Please see LOCAL, Page E8





Get out and find North Platte’s trails

By JOB VIGIL North Platte’s hiking and biking trails offer many options for folks who like the outdoors. The trails wander throughout the city and range from easy to in- termediate in distance and difficulty. The easiest and most accessible routes are just south of Centennial Park, where the trail runs alongside the South Platte River from the North Platte Recreation Center to U.S. Highway 83. The trail is paved and is fairly flat with- out any hills. The trees along the river open up from time to time to give the rider or hik- er beautiful views. Benches at a couple of spots allow folks to sit for a spell, enjoy

Job Vigil / The North Platte Telegraph This trailhead begins a path that goes along Centennial Park and the South Platte River near the North Platte Recreation Center.

distance also begins at the Rec Center. The biker or hiker can head west on Leota Street to Buffalo Bill Avenue. At Buffalo, turn left onto the trail that runs along the east side of the road. It is paved and you can head south all the way to West State Farm Road. Traffic is not an issue since the trail along Buffalo is off the road- way. If one would like a route that is a bit more challenging, the ride or walk can be- gin at the Rec Center and head east along Centennial Park and the South Platte River. At Highway 83, the route goes south across the bridge over the riv- er and then circles under the highway to Halligan Drive. A short section along Halligan Road for about a mile will then reconnect to the trail along the NPPD canal going south. This part of the trail is beautiful with the hills south of North Platte in view. At Walker Road, there is a choice of continu-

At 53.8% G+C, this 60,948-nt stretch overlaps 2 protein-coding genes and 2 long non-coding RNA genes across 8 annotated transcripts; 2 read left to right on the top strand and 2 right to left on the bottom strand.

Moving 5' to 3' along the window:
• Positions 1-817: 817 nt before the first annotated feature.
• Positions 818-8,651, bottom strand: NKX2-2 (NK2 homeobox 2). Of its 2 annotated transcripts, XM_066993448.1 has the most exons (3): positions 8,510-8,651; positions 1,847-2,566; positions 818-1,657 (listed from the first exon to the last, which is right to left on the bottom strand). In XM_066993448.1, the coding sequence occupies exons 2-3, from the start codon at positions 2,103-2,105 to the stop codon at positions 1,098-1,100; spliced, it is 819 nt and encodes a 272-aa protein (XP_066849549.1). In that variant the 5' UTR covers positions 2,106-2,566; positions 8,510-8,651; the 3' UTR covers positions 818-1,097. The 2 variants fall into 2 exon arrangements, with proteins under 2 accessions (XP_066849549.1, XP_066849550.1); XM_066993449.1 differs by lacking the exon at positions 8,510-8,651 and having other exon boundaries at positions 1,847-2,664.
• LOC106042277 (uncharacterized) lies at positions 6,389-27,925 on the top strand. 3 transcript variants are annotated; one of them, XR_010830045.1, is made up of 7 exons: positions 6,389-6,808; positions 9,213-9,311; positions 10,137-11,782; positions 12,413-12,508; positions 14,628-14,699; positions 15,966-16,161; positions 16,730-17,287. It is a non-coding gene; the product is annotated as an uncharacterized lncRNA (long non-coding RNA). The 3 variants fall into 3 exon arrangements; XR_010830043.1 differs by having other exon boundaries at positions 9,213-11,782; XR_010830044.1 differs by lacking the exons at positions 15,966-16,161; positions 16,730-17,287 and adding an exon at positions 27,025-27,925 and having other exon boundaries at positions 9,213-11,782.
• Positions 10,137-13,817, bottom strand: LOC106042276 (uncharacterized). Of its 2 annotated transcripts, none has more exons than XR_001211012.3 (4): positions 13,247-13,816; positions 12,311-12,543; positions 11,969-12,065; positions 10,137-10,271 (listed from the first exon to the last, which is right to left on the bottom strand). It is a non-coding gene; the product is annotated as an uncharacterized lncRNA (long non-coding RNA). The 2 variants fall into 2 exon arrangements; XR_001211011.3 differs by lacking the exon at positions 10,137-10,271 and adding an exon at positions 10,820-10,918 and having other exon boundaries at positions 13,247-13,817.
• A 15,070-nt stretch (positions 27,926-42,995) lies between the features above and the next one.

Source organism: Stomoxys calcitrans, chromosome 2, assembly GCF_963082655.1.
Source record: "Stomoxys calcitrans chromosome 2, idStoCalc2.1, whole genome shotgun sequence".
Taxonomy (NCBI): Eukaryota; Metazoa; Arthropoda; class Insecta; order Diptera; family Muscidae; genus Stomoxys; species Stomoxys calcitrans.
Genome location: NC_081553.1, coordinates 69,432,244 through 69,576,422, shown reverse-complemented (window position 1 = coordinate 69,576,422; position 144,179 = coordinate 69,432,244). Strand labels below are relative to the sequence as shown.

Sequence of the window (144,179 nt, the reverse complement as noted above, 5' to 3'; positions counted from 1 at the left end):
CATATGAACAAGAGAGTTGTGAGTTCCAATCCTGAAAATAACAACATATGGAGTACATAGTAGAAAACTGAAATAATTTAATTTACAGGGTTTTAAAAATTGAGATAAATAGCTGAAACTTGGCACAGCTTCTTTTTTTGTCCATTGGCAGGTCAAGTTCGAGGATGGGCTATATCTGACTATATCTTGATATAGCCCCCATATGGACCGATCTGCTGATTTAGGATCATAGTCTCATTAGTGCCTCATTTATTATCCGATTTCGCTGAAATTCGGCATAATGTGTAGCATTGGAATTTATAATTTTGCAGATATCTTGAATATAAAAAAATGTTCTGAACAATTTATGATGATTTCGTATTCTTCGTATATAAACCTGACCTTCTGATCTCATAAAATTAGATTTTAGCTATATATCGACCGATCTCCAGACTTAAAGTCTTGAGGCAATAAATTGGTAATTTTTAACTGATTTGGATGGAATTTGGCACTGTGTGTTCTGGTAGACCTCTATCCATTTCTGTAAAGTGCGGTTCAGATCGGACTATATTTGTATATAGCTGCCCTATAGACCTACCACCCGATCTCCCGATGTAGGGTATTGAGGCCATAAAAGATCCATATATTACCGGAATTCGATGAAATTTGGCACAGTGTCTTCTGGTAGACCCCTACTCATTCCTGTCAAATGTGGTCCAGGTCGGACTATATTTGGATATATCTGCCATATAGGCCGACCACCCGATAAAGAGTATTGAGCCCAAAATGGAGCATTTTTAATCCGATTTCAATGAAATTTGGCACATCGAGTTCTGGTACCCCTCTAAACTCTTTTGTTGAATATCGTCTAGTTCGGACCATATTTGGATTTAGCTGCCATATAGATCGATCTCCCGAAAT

the quiet and listen to the water flow down- stream. The Rec Center is a good spot to begin. There is ample parking and easy access to the trail. Another easy route that offers a little more


Graphic courtesy of Lincoln County Visitor’s Bureau

connecting once again with the concrete trail. After crossing the bridge over the NPPD

way to East State Farm Road. The route heads west on State Farm for about a half mile before re-

ing along the canal on gravel or turning left about 50 yards to Victoria Lane. Victoria Lane is paved all the

Please see TRAILS, Page E7